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Complex decision making requires better collaboration


The use of technology to automate simple tasks has been widely adopted. E-mails broadcast information in a fraction of the time it would take a manual process. More complex tasks, however, require a human driver, and those tasks are in higher demand today.

The Use of Technology to automate simple tasks has been widely adopted. Calls are routed by computer-driven call centers, for example. E-mails broadcast information in a fraction of the time it would take a manual process. More complex tasks, however, require a human driver, and those tasks are in higher demand today.

According to McKinsey & Company research, high-value decision makers who perform complex tasks-known as tacit interactions-are being hired more than other types of employees. This is partially because automation of less-complex tasks allows labor resources to be focused on tacit interactions. Companies that figure out how to use technology to increase the productivity of those high-value employees will gain a competitive advantage.

"Ultimately, tacit processes are about collaboration enabling business processes," says Dennis Schmuland, MD, national director, U.S. health and life sciences for Microsoft Corp., and an MHE editorial advisor.

"The key to technologically enabling tacit business processes is . . . fusing those three areas with the existing business processes," Dr. Schmuland says. "It's getting those three components of collaboration into the tacit processes."

A lack of collaboration was an issue at Calypso Healthcare Solutions, a firm in Seattle that helps health plans, employers and third-party administrators identify and recover medical claim overpayments.

"We had piles of paper," says Jessica Grassman, manager of shared services for Calypso. "Sometimes two people would be auditing the same claim. It was very inefficient."

A little more than a year ago, the company introduced a workflow system that included an automated assignment engine for the auditors' project assignments, but also allowed for manual assignments, Grassman says. It records which claims are overpaid and then uses that data to improve the automated assignment engine. The application actually becomes smarter over time, based on past history.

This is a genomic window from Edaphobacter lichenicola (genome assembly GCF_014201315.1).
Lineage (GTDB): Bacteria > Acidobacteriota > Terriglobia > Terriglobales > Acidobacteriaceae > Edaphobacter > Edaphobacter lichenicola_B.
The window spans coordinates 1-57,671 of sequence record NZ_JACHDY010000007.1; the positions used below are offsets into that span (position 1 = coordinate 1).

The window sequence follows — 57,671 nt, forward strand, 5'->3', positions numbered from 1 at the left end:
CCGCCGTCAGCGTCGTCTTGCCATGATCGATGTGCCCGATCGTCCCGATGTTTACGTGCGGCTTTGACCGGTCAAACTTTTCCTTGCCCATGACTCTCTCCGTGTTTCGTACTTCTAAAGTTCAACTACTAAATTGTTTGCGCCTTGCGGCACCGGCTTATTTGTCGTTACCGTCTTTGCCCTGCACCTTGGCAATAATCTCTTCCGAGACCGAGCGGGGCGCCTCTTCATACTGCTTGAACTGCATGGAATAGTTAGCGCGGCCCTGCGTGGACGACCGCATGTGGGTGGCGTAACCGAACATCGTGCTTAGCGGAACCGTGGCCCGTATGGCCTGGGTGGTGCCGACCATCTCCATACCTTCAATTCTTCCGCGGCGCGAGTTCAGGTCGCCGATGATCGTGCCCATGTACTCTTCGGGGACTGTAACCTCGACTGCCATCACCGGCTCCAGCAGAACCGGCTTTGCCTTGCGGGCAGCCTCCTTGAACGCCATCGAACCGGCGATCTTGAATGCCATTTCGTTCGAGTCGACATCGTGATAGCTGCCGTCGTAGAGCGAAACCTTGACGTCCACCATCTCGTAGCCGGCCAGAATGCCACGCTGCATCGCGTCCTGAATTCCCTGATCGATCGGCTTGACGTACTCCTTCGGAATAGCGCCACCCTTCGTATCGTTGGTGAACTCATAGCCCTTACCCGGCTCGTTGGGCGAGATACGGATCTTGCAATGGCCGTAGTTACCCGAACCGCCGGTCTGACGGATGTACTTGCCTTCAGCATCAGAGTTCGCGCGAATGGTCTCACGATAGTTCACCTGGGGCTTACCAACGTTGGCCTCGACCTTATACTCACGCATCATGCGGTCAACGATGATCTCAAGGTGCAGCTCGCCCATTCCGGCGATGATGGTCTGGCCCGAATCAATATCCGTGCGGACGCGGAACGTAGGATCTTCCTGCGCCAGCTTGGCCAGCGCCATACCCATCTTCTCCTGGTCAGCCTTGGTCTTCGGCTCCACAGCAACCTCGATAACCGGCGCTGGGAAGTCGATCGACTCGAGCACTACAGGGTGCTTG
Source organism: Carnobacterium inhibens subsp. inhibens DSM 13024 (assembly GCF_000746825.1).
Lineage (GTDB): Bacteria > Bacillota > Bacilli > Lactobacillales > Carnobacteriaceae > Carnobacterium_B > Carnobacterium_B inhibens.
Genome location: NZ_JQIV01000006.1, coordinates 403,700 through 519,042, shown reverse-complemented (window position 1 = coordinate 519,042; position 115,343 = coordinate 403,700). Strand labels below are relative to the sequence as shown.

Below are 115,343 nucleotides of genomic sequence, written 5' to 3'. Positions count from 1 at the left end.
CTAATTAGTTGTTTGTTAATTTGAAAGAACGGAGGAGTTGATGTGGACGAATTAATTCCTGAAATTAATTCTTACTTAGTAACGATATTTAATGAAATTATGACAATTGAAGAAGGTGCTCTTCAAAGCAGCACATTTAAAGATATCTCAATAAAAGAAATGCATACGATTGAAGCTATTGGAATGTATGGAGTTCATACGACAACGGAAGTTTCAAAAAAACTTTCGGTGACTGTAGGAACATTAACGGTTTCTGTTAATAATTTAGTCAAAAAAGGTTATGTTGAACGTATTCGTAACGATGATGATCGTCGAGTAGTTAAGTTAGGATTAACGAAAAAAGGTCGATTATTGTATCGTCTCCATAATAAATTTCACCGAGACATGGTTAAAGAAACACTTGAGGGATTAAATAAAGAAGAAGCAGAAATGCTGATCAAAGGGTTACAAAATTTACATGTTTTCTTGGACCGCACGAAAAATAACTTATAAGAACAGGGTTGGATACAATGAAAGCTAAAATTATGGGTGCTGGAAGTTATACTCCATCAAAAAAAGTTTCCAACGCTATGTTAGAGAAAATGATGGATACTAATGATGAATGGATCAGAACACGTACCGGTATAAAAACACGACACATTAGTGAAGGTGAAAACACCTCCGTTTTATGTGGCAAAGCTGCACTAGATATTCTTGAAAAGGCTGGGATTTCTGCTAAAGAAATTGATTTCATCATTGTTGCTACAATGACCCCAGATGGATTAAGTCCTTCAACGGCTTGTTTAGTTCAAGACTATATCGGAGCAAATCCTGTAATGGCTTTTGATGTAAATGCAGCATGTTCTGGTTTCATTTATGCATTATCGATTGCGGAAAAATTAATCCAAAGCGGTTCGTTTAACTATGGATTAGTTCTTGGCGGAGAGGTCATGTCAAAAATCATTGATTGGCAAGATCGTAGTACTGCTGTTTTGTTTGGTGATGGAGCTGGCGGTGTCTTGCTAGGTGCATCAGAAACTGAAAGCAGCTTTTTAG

In addition, Calypso's application enables managers to track performance based on real metrics. Real measurements of a tacit process are hard to come by without technology, according to Dr. Schmuland.


At Highmark Inc., in Pittsburgh, the plan expects to see a 10% cost savings on the process of approving employee disability claims, and is able to decide if the claims qualify 25% faster, thanks to a software tool added on to an existing data-diagram software product.

"It provided me with a business rationale for staffing changes," Maria Hare, corporate health services manager for Highmark says. "Normally bringing a process in-house that will require more staff resources is a hard case to sell, but the data showed that it was the most cost-efficient and streamlined way to do it."

Dr. Schmuland says the experiences Highmark and Calypso had are typical of many others in the healthcare industry.

One tell-tale sign that a company isn't collaborating efficiently is e-mail overload, he says.

"They're shipping around mounds of information that are impossible to digest, and creating storage and archiving problems for IT as a result, because they don't have a more efficient platform to promote collaboration. Collaboration is the currency of healthcare today," he says.

Jamie J. Gooch is a Cleveland-based freelance writer.

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